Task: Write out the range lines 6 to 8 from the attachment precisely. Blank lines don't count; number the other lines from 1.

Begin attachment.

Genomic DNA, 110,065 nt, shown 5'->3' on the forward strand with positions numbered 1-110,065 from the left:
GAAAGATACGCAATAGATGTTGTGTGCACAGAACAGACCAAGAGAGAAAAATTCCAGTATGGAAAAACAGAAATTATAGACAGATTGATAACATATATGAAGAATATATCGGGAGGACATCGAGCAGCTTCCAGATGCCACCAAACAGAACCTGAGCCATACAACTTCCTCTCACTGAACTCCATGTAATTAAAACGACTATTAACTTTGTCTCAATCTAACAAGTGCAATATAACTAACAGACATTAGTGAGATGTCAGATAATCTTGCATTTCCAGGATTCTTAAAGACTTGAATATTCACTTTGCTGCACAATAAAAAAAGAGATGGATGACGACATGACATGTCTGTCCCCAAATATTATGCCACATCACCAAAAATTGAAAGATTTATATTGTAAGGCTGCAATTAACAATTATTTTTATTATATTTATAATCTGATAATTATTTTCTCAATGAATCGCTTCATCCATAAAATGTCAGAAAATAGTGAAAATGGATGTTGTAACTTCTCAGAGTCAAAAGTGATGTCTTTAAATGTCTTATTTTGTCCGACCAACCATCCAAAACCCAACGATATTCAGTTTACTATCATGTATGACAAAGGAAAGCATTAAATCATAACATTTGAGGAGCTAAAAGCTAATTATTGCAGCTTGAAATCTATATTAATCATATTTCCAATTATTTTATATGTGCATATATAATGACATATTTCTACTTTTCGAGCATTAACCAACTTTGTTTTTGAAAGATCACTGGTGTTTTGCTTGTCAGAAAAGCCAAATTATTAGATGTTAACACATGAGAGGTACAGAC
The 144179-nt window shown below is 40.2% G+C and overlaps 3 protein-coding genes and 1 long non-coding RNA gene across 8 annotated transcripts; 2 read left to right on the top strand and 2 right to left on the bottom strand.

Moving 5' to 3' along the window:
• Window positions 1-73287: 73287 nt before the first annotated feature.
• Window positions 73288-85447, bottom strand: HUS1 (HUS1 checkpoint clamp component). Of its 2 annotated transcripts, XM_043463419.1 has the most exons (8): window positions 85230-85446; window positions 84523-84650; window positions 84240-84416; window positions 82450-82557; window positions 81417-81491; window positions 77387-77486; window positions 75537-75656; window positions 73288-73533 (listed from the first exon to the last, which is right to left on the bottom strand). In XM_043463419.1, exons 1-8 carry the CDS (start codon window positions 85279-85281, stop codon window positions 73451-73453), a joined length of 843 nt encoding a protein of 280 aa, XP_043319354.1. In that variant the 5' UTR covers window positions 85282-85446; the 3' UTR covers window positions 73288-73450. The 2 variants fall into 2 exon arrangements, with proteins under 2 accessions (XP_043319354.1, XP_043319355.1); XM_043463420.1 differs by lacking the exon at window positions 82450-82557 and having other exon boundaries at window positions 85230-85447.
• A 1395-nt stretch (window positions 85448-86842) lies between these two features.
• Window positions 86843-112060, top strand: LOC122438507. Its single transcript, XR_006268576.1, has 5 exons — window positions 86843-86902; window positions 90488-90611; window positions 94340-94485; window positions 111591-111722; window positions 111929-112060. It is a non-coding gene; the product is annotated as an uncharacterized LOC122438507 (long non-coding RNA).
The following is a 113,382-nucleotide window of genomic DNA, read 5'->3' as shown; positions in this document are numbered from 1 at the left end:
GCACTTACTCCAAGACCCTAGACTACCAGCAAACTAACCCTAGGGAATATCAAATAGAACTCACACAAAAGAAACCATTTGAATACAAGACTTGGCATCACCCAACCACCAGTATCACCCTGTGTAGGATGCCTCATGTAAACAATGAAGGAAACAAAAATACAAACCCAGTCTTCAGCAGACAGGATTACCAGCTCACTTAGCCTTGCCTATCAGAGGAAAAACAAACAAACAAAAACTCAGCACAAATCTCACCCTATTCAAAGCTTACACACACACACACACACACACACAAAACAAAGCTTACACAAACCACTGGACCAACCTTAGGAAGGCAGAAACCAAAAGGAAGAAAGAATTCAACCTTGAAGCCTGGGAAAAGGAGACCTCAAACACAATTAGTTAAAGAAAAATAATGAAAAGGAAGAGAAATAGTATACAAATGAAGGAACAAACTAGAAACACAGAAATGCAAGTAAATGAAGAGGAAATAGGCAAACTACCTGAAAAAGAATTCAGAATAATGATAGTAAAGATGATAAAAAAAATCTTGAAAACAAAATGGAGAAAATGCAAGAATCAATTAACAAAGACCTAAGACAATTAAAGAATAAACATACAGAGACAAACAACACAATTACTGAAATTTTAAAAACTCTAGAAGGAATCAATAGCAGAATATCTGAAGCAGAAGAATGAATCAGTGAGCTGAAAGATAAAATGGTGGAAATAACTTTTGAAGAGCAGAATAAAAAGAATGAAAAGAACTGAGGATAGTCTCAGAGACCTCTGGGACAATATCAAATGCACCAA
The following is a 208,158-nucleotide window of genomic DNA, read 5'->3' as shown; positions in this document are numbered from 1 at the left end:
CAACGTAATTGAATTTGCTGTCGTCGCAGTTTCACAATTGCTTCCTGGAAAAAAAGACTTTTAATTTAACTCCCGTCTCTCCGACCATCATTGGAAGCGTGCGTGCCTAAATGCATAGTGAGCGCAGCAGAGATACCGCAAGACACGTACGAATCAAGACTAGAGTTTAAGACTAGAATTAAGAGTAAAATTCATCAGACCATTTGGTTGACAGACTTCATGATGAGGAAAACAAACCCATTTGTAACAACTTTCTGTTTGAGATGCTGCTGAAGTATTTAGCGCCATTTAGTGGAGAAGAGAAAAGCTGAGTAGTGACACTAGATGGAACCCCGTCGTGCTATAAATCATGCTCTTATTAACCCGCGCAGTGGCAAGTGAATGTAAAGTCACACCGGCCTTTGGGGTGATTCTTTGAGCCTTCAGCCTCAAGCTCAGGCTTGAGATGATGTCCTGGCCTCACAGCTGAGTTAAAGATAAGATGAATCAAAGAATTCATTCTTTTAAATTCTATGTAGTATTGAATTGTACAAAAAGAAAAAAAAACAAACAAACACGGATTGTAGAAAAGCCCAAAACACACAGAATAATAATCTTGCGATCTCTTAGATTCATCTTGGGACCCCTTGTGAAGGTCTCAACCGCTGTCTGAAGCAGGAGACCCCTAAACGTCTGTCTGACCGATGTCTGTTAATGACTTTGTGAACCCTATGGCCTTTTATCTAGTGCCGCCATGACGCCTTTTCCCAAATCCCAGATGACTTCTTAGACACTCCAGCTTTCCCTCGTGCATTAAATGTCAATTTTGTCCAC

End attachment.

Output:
• Window positions 73288-85447, bottom strand: HUS1 (HUS1 checkpoint clamp component). Of its 2 annotated transcripts, XM_043463419.1 has the most exons (8): window positions 85230-85446; window positions 84523-84650; window positions 84240-84416; window positions 82450-82557; window positions 81417-81491; window positions 77387-77486; window positions 75537-75656; window positions 73288-73533 (listed from the first exon to the last, which is right to left on the bottom strand). In XM_043463419.1, exons 1-8 carry the CDS (start codon window positions 85279-85281, stop codon window positions 73451-73453), a joined length of 843 nt encoding a protein of 280 aa, XP_043319354.1. In that variant the 5' UTR covers window positions 85282-85446; the 3' UTR covers window positions 73288-73450. The 2 variants fall into 2 exon arrangements, with proteins under 2 accessions (XP_043319354.1, XP_043319355.1); XM_043463420.1 differs by lacking the exon at window positions 82450-82557 and having other exon boundaries at window positions 85230-85447.
• A 1395-nt stretch (window positions 85448-86842) lies between these two features.
• Window positions 86843-112060, top strand: LOC122438507. Its single transcript, XR_006268576.1, has 5 exons — window positions 86843-86902; window positions 90488-90611; window positions 94340-94485; window positions 111591-111722; window positions 111929-112060. It is a non-coding gene; the product is annotated as an uncharacterized LOC122438507 (long non-coding RNA).